Harvesting the allotment in October

This may sound strange but I think harvesting potatoes is like digging for gold. The old foliage has died back and the plants look very sorry for themselves, but when the fork goes in the soil gives up these wonderful ‘nuggets’. I particularly recommend doing this on a sunny autumn day to enhance the feeling of well being. I’ve only just got round to digging up my second ‘earlies’ crop, leaving my main crop still in the ground, but they will be coming up in the next week and stored in paper sacks in the garage. The final few rows of second ‘earlies’ provided two 10 kilo bags of spuds literally bursting at the seams.

They have not just produced a good yield but have also done a good job of improving the soil, which I will build on in the coming weeks with digging and liberal application of manure .

As well as the potatoes, the last of the beans are being picked, when they are removed the foliage will go to compost and the roots will be left to nourish the soil.

I am also harvesting cabbages now and storing them away- rather than leave them as a slug feast. Apparently they keep well in a frost free store (cabbages not slugs) so I shall see how they do in the garage ( the car has no chance of being under cover this year).

The prolific courgettes are still producing but not so vigorously, which is a relief as we were running out of ways to store and eat them (my courgette beer/champagne is bubbling away and samples taken have not caused me to gag so it’s looking good so far)

Leeks are harvested on an as-we-need basis and the carrots and parsnips are still growing in their respective beds. Brocolli, brussel sprouts, kale and savoy cabbges continue to grow and add a nice splash of green in what is becoming a slightly barren landscape as the ground is dug over and prepared for new planting in the Spring. I intend to clear as much of the weed roots as possible so their impact will (hopefully) be lessened next year. I hope that effort put in now will make life a little easier next year.

One thing I’ve learned is not to go for the cheaper option. I did just that with the weed suppressant sheet, thinking I could reuse next year. No such luck. It has done a fantastic job keeping the weeds at bay- saving me time- but now is in tatters, so I will be investing in a more heavy duty version for next time. I have been able to keep major outlays down, ‘making do’ and ‘recycle/reuse’ being my mantras so I think useful investment is allowed.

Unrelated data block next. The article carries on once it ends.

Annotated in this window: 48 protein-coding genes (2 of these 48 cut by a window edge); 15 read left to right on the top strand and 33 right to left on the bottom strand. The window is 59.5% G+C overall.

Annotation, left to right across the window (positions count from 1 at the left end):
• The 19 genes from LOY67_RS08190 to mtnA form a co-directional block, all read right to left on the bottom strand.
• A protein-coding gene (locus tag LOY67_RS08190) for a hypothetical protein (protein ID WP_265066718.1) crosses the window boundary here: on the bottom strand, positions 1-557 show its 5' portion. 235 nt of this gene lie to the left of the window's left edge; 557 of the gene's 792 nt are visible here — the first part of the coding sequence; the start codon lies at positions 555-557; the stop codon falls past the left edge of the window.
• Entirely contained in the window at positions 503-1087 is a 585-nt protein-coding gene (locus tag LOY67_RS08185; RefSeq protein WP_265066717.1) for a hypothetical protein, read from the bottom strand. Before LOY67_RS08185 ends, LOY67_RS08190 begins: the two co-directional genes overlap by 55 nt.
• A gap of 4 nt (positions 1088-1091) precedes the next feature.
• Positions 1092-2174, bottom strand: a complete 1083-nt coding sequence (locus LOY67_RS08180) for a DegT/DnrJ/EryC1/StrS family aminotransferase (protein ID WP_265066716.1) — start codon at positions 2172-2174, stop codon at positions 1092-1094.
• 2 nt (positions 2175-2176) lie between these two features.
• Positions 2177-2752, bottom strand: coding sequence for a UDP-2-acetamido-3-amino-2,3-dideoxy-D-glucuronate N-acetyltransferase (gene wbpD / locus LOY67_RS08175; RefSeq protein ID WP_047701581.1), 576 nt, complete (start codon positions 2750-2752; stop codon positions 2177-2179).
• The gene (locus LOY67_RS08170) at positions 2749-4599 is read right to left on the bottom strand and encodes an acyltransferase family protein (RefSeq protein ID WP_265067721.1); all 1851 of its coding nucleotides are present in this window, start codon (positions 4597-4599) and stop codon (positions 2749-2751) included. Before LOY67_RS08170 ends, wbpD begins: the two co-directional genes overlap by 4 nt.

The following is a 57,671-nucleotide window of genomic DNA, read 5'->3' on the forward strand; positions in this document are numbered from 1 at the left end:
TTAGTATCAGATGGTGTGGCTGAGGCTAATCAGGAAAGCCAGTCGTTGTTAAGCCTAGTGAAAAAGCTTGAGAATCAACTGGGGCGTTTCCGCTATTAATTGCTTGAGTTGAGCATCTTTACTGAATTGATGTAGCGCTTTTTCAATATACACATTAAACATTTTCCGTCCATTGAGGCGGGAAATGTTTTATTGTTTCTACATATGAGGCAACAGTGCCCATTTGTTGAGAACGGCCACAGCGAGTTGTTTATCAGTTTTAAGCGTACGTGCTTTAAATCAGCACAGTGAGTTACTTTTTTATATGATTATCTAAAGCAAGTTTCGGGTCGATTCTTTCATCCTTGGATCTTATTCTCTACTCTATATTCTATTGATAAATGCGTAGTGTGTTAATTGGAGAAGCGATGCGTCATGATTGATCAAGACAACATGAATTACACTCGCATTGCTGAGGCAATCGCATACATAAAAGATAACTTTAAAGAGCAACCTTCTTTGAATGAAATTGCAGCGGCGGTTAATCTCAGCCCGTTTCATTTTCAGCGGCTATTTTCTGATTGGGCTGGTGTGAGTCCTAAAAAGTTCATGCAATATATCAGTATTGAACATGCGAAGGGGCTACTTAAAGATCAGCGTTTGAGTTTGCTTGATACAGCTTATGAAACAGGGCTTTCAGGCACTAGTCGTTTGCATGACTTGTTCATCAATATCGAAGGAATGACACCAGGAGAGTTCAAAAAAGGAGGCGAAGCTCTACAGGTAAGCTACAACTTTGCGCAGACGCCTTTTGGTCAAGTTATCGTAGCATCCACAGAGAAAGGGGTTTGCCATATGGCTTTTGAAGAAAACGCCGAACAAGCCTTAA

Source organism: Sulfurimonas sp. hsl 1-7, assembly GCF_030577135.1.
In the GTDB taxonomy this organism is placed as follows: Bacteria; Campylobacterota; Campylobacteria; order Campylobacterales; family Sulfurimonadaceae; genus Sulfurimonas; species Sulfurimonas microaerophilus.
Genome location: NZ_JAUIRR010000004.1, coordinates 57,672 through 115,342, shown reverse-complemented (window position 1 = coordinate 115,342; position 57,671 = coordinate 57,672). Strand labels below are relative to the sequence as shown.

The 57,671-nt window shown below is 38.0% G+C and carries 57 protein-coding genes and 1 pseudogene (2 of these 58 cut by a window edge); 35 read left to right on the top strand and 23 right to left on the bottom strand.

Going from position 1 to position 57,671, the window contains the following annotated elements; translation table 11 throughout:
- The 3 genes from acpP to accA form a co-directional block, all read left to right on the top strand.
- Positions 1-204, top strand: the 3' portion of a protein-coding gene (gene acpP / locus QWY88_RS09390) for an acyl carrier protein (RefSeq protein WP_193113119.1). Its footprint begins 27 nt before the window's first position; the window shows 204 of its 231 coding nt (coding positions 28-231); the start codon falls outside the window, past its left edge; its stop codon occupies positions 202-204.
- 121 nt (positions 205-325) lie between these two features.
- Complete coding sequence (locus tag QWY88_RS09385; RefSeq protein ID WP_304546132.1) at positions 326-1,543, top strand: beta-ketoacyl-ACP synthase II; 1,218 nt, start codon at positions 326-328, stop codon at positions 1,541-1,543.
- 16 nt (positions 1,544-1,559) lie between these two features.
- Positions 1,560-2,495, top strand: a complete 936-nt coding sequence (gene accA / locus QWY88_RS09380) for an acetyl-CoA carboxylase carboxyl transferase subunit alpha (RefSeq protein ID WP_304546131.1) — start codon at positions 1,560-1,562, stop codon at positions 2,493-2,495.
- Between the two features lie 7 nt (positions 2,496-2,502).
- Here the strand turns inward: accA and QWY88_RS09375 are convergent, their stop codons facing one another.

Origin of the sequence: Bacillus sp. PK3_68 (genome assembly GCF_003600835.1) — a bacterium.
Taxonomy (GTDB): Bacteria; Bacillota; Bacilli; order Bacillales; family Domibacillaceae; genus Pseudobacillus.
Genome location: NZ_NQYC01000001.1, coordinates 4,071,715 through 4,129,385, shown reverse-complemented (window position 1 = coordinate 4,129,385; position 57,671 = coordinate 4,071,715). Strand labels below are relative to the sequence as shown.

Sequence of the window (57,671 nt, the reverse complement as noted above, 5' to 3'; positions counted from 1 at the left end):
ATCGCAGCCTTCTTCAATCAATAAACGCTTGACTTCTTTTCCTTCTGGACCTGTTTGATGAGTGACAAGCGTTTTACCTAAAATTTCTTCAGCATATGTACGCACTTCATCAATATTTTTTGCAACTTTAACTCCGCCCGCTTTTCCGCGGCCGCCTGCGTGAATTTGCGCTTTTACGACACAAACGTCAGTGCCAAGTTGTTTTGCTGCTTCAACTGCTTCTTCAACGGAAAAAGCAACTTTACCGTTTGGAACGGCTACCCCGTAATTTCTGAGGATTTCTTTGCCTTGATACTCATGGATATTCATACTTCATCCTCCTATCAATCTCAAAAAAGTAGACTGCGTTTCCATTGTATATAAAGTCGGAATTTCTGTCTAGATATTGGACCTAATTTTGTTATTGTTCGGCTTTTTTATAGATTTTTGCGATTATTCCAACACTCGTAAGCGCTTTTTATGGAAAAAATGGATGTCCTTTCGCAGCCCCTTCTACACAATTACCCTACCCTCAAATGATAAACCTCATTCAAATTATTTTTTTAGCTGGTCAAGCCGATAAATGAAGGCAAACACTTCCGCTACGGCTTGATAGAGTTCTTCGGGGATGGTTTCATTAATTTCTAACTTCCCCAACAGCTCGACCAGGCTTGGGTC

I’ve not been able to get down to the allotment for two weeks and was pleasantly surprised that the weeds had not strangled everything. Even so, I still needed to do a major weedathon – it’s extremely satisfying when you see the pile of evicted weeds and vegetables freed up and given a new lease of life. I am keeping the weeds separate from the rest of the compost material, immersing them in water to allow them to rot down; the resulting liquid will provide a nourishing feed. After they have been leeched of their nutrients I can put them with the conventional compost to safely rot down and not come back to haunt me when returned to the soil as compost next year.

Now that areas are being cleared I am thinking about what will go where for next year and will prepare the ground accordingly. Lots of lessons have been learned In this, my first year of allotmenteering and, as I now have the luxury of time to plan I will be putting that knowledge to good use. When I first took on the allotment it was a frantic ‘dig over and plant’ regime. Despite this, I have been amazed at what the ground has yielded without the benefit of preparation and I take my hat off to the previous owner for his work (and to the fact that the plot was where they used to house the manure pile over years).

I will also be using the time to re-site things like the composter and tool store, these have been temporary this year but need a proper ‘home’. Plus, I think it is time for some form of shelter and a chair to sit and admire my efforts. Not sure if I’ll manage a shed but at least somewhere to keep dry when the weather changes.

After the sometimes frantic efforts of the last few months it will be good to slow the pace down, which the allotment seems to be doing, consider next year and look forward building on what has been achieved in 2010.